AYUDA (part 1 of 2)- Thrive with Diabetes Instead of Just Survive with Ayuda

D4D would like to thank Aly, Camp Kudzu and AYUDA volunteer, for connecting us to AYUDA through Jon, and for Jon to connecting us to Melanie and Chris who have been involved with AYUDA for years. It’s a small world. Melanie is creating a CDN chapter at Washington University in St. Louis, and Chris is getting in touch with other students at Boston University to start a chapter there.

To Learn More about AYUDA

Thrive with Diabetes Instead of just Survive with AYUDA
With Chris Noble

*The next article in this newsletter came from a phone interview with Chris Noble and information from the AYUDA website.

Tell us a little about yourself and how you view Diabetes?
Chris has been thriving with Diabetes for over 20 years. He feels lucky enough to have had a lot of opportunities like access to insulin, education, a support system and much more. He doesn’t feel that Diabetes has been a limiting factor in his life. He wants to THRIVE instead of just survive with Diabetes. It is all about perspective. (For instance- He was the captain of his cross country team and a tri-athlete.) Instead of having a condition that is debilitating Chris wants it to be a source of inspiration. Diabetes has been nothing but an opportunity for him. If you look at it intelligently, knowing and using resources, you can live a long successful life. This might not have always been available 20 years ago, but in the United States and in other countries this has changed, but there’s still so much more to be done.

What is AYUDA? What’s great about AYUDA?

Means “Help” in Spanish

The AYUDA Story-
“In 1984, José Gabriel, a six-month-old boy in Quito, Ecuador, went into a coma and was diagnosed with type 1 (juvenile) diabetes. Despite the efforts of his parents, both of whom were physicians, José could not stay healthy. His parents spent most of the family’s income on insulin, but to no avail. Eight years later José lapsed into another coma. With no other option, his family saved money and sent their son to the U.S. for treatment where they discovered that a lack of education is as dangerous as a lack of insulin.

AYUDA was founded in 1997 by two teenagers with a vision inspired by the plight of José Gabriel. Since then, AYUDA has grown significantly in capacity and reach to become an organization that is recognized as an international leader in the development and delivery of diabetes education, advocacy and youth empowerment. AYUDA’s successful growth is a product of the diligence and dedication of its volunteers. AYUDA’s volunteers range from high school students to health care professionals. The majority of volunteers that participate in AYUDA’s programs are students in college or graduate school. (AYUDA Website).”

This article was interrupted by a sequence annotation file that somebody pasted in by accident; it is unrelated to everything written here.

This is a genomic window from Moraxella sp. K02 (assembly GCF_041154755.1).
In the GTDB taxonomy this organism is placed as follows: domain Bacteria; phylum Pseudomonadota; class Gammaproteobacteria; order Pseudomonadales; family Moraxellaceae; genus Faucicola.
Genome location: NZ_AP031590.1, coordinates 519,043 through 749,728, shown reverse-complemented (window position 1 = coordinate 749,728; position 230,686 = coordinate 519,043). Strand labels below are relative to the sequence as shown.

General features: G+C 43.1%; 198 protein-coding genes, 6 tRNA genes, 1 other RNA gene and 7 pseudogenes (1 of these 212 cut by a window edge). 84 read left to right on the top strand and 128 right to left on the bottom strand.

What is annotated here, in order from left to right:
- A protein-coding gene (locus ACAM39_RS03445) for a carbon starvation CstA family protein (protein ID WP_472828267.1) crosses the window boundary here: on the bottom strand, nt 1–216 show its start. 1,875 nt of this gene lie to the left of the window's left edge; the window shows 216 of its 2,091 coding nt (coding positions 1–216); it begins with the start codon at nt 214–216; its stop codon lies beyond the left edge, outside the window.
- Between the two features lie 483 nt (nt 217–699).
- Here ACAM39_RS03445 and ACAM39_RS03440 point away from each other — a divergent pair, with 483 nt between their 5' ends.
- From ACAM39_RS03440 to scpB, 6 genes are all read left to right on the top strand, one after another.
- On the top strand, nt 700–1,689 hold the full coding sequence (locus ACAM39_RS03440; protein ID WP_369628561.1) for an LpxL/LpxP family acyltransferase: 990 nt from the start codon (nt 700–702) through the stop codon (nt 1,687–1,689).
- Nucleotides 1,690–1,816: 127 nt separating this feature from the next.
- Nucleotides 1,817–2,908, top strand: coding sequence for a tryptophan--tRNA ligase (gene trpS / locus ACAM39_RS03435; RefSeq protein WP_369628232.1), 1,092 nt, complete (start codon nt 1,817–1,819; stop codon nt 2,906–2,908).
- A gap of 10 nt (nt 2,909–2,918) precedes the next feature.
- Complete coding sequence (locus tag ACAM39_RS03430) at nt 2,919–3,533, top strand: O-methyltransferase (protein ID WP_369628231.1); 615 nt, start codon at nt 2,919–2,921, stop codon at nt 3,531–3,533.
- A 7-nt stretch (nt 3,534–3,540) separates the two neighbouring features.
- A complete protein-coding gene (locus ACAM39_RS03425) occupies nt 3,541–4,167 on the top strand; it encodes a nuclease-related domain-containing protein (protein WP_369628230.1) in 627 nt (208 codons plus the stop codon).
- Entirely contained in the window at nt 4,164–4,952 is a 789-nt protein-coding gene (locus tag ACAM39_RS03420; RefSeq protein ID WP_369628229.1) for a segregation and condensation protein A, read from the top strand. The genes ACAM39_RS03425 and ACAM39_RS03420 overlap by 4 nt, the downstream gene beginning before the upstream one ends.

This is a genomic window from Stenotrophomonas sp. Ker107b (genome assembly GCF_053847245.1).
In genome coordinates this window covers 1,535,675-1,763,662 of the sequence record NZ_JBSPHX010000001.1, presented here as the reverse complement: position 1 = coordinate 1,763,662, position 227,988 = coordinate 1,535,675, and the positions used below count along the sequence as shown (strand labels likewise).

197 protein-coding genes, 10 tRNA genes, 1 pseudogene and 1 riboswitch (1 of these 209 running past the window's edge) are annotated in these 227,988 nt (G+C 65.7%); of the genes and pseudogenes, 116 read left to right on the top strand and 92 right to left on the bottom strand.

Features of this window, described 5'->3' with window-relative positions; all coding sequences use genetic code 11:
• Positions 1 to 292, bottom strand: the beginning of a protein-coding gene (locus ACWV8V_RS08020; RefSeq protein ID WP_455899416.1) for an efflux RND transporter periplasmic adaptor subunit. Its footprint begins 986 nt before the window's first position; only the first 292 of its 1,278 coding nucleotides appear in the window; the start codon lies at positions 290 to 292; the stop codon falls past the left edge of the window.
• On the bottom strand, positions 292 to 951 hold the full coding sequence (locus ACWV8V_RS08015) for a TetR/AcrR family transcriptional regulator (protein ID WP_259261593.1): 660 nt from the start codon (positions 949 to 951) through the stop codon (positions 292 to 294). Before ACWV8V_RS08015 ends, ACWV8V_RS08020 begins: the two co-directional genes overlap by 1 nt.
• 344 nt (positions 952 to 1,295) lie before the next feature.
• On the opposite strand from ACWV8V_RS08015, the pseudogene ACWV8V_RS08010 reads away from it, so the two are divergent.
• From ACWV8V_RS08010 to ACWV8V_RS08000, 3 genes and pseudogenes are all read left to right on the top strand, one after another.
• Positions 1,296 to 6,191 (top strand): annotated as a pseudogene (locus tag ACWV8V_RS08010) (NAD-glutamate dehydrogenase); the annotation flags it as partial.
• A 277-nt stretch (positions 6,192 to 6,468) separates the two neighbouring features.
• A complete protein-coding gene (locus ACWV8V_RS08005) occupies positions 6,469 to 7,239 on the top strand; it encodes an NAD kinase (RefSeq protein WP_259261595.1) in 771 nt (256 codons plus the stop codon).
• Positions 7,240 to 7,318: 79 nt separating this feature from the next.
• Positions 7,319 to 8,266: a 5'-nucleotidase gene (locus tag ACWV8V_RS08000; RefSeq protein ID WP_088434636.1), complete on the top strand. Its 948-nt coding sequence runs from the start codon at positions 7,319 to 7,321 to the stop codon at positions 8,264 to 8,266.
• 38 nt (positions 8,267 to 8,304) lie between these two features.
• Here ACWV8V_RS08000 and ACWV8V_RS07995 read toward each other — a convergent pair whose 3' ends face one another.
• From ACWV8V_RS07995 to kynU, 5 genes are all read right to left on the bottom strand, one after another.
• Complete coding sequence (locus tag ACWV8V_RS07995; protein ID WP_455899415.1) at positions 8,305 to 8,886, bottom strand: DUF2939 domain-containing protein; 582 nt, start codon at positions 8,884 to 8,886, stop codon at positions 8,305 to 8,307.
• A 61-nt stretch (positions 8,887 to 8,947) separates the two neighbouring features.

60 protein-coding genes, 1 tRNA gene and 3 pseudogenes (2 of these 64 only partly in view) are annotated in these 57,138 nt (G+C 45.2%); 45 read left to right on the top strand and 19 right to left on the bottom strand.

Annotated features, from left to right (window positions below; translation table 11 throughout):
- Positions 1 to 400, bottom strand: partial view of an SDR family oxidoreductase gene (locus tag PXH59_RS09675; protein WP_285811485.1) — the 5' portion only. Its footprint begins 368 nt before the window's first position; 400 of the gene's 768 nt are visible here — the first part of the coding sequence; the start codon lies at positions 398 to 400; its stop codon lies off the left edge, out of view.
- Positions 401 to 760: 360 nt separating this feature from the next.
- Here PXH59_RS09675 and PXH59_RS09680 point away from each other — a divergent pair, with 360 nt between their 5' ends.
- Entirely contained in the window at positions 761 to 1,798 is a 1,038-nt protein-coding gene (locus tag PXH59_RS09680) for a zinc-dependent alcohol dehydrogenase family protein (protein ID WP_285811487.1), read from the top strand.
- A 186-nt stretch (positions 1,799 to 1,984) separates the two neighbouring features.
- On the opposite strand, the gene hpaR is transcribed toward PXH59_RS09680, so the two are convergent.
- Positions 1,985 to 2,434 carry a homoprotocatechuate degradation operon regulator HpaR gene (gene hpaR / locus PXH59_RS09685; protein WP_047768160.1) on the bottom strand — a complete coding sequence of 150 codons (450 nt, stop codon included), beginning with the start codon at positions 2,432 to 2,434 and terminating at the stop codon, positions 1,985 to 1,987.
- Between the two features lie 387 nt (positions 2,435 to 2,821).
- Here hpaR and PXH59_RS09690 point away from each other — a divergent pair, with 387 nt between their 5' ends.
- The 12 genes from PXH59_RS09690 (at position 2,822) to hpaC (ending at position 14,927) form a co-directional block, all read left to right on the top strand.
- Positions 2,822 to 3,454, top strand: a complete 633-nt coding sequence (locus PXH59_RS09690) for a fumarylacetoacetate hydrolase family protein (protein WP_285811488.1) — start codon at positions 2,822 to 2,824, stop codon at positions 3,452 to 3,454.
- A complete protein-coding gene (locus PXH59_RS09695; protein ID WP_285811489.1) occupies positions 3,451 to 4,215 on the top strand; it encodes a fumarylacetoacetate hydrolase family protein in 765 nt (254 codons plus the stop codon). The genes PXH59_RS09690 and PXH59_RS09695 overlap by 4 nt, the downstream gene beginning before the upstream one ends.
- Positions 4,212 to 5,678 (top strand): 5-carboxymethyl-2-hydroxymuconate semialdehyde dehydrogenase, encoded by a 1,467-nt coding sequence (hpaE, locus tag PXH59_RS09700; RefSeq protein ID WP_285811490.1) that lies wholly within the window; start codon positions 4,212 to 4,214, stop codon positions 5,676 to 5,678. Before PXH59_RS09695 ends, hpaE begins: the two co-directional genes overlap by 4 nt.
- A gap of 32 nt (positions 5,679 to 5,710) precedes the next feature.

Guiding principles-
“1.A lack of education is as dangerous as a lack of insulin.
2. Youth can serve as powerful agents of change.
3. Understanding is just as important as doing.”

Chris: AYUDA started in Ecuador 16 years ago with a local foundation camp. They train young leaders, provide education series, information, etc. The program in Ecuador is now at the point they have surpassed AYUDA’s training. The leaders there now implement everything and AYUDA is no longer in a direct teaching role. (They are leaving Ecuador). AYUDA wants the same thing for the Dominican Republic. AYUDA hopes for a fully functioning institution like Ecuador in the Dominican Republic. The next steps are in Haiti, they’ve just started there.

“AYUDA is working with” FHADIMAC, a local Diabetes organization based in Port-au-Prince in 2012. Since then AYUDA has facilitated an international exchange program for youth with Type 1 diabetes in Haiti and neighboring Dominican Republic. (AYUDA Website)” The women who leads it is amazing, her family has been advocating for diabetes health throughout Haiti for generations. During the earthquake in 2010, her foundation kept running, and it became well recognized at local as well as international levels. They primarily offered education before the earthquake but became a main health care center then. The foundation has a great infrastructure in education, and they are going to empower young leaders through AYUDA’s summer camp program. By changing how they think about their condition, the young leaders can now help others as well.

“AYUDA doesn’t focus on people with Type 1 being weak. Diabetes is not a defining factor. It can be a source of inspiration. (Chris)” Empowering people and allowing them to be their own leaders is effective for making a difference. Education and teaching people is one of the best things people can do. AYUDA has a great a model for interacting in various countries. Sometimes just sending doctors is needed, but it is a quick fix. In emergency situations, there is not necessarily time for education. Immediate action and supplies are needed, but effective change requires something else. When people come in they cannot always relate. Once those people leave, the education and work doesn’t stay. AYUDA doesn’t give out supplies or replace the work people are already doing. They work hand in hand with the people there and local partners. They train with, work with and educate with the community through lesson plans, preventive actions, management actions, curriculum, Type 1 and Type 2 information, and much more.

What is the biggest thing you have gotten out of AYUDA?
Some of the biggest things Chris has gotten out of AYUDA are the connections that he has made in the United States as well as internationally. He also likes to see others living with the same condition as well as living successful lives. He feels like a “medical anthropologist.”

Why is it important to be involved?
“We know it best. We live with it every day. (Diabetes), it’s always on our mind. (We) are the masters of our own conditions. (We should) share our knowledge and experiences with others who might not have it.” Chris almost feels obligated. We have abilities and talents, and we should share them. What often happens with Diabetes Advocacy makes him cringe because we are not suffering. He does not think he is suffering. He wants to change the stigma.AYUDA Pic